Dealing With Snow Damaged Plants

— Written By and last updated by Sarah Roberson

Now that we’ve had a heavy snow event you may have some plant damage to clean up. The first step is to assess the damage done and decide what steps should be taken and by whom.

Many tree and shrub branches may simply be bent over by the weight of snow and ice. If branches are not broken, give them a few weeks to spring back into place before deciding whether or not to prune. If you notice plants with damage that are the responsibility of the city or town you live in (those along roads in right of ways that overhang streets and sidewalks), report the damage to the department that handles tree care. For removal of downed trees and shrubs or repair of damaged ones, decide if you will do the work yourself or hire someone to do it for you. Pruning work can be hazardous and a tree care company should be used when plants are large and require climbing or use of a chain saw, a tree is leaning, large limbs are split and broken but still attached, you don’t have the proper tools or ability to do the work, or when wires are involved or structures are endangered. When selecting someone to remove or prune storm damaged trees and shrubs, make sure you use professionals who are established and insured. Always get more than one estimate and make sure the estimate states exactly what work is to be done and if debris removal, stump grinding, and cleanup are included.

Removing jagged remains of broken limbs is the most common repair to plants after storms. The basic principles of pruning apply to storm damaged plants. Cut back to a lateral or side branch or bud, or back to live, healthy wood. Do not make cuts immediately below a break. Cut broken branches back to where they join the next largest branch or trunk.

At the base of every branch is a collar or swollen area that contains a chemical zone which inhibits decay in the trunk. If the collar of the branch is removed, the chances of the trunk becoming infected by decay are greatly increased. When pruning to remove entire branches do not make flush cuts with the trunk, make them just outside the branch collar. The branch collar is the swollen area at the base of the branch that sometimes has a bark ridge. When pruning also think about removing limbs opposite broken ones for aesthetic reasons and to maintain good tree balance.

Partially uprooted trees less than 25 feet in height may be saved. They should be straightened as soon as possible while the soil is still wet. Begin by removing soil on the uprooted side so the root system will fit. Straighten the tree being careful not to break additional roots. Once the tree is upright, anchor using 2 to 3 guy lines attached 1/3 to 1/2 the height of the tree and spaced evenly around the tree. Replace soil, tamp, and water well to remove air space around the roots. Partially uprooted trees may benefit from application of fertilizer high in phosphorus if soils are low in phosphorous, which is actually very rare in our area. Only apply phosphorus if you know your soil is lacking it.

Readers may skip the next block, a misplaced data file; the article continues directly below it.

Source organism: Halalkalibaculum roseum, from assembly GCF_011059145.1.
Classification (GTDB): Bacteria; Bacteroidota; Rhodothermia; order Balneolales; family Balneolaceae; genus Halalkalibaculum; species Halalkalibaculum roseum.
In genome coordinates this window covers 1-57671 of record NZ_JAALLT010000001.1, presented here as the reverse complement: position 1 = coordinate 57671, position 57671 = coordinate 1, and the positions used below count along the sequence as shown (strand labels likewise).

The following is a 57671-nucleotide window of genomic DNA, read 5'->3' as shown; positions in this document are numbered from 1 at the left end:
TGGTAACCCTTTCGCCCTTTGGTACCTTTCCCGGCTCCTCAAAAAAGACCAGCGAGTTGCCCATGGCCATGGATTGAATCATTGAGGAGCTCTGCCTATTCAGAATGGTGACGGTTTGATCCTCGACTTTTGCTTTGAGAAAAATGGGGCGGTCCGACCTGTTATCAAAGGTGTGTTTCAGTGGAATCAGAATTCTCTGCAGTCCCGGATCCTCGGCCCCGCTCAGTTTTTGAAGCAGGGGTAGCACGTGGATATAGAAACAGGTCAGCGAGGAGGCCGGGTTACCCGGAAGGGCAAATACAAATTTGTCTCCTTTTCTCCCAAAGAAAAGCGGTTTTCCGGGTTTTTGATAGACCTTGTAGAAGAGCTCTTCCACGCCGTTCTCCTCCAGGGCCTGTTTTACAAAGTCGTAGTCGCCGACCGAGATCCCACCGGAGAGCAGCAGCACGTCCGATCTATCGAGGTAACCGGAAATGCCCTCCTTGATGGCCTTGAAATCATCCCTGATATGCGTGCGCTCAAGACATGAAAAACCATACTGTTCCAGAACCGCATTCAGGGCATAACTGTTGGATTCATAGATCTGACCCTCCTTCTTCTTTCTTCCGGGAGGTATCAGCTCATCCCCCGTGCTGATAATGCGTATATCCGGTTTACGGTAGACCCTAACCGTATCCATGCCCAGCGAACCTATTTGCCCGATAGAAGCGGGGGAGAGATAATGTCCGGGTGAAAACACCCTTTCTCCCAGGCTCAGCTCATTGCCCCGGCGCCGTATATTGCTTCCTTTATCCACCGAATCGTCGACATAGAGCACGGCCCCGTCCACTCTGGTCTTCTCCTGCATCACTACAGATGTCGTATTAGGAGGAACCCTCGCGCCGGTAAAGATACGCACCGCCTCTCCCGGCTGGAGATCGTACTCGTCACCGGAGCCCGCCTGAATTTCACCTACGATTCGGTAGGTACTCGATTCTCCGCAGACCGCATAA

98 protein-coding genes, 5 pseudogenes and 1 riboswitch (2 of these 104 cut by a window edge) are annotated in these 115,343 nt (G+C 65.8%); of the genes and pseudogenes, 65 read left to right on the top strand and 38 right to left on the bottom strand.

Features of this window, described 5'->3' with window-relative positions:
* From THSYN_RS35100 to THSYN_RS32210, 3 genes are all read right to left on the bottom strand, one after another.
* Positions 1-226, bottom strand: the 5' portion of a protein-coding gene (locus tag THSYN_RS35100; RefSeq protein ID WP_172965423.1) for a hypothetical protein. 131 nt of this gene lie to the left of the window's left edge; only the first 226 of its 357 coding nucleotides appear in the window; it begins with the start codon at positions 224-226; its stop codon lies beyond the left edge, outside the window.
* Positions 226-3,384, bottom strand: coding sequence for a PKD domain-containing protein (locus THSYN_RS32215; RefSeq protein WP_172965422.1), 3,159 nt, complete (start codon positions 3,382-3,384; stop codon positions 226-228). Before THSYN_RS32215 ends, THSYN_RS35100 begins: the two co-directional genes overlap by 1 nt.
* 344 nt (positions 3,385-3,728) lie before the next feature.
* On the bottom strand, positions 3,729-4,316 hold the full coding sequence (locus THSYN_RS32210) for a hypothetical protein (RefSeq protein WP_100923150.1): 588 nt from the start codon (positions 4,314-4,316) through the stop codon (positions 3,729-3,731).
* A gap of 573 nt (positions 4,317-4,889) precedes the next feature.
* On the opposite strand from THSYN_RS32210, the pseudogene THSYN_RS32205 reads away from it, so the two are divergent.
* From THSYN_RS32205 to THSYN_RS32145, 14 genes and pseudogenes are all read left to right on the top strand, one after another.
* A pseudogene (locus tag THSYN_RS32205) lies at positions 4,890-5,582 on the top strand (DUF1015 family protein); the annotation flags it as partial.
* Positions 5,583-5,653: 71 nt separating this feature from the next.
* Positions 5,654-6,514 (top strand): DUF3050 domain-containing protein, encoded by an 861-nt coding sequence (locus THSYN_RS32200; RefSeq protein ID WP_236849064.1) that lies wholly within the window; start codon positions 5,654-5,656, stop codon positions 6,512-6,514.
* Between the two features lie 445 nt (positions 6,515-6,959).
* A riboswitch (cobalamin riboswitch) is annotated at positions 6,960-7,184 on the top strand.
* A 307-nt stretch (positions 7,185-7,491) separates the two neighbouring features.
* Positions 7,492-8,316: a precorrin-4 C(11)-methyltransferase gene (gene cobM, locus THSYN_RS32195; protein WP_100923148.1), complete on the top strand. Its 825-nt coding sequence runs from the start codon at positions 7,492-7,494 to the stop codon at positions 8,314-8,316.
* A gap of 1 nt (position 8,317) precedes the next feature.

The form of conifers can be destroyed if the top was broken out. You may restore the form by training a top branch to become the new leader. Select a good long branch near the top and carefully bend it up and tie it to a pole. Check periodically to make sure ties are not cutting into the leader and remove the pole in a year or two.

Hopefully you have not experienced damage to plants on your property but if you have, maybe this article will give you an idea of where to start or will prepare you for future storms. I know I have several plants to survey this weekend and make decisions on I have enough time between other weekend activities. If you have questions related to home gardening contact the Pitt County Extension Master Gardener Volunteers at 902-1705. Messages may be left at any time. Volunteers staff the office and return phone calls on Monday and Thursday from 10 am to 12 pm through February. You can also email questions to pittcomgv@hotmail.com.  Find out more about our gardening news and events at http://pitt.ces.ncsu.edu. If you want to learn more about pruning we will be holding a pruning workshop on February 11 from 10 am to 12 pm at the Pitt County Agricultural Center and Arboretum located at 403 Government Circle in Greenville. Be prepared to be inside for an introduction and outside for demonstration if weather permits. Register by calling 902-1709 by February 7 with name and phone number.

Written By

Photo of Danny LauderdaleDanny LauderdaleArea Specialized Agent, Nursery and Greenhouse, Eastern Region Serves 44 CountiesBased out of Wilson County(252) 237-0111 danny_lauderdale@ncsu.eduWilson County, North Carolina
Posted on Feb 24, 2014
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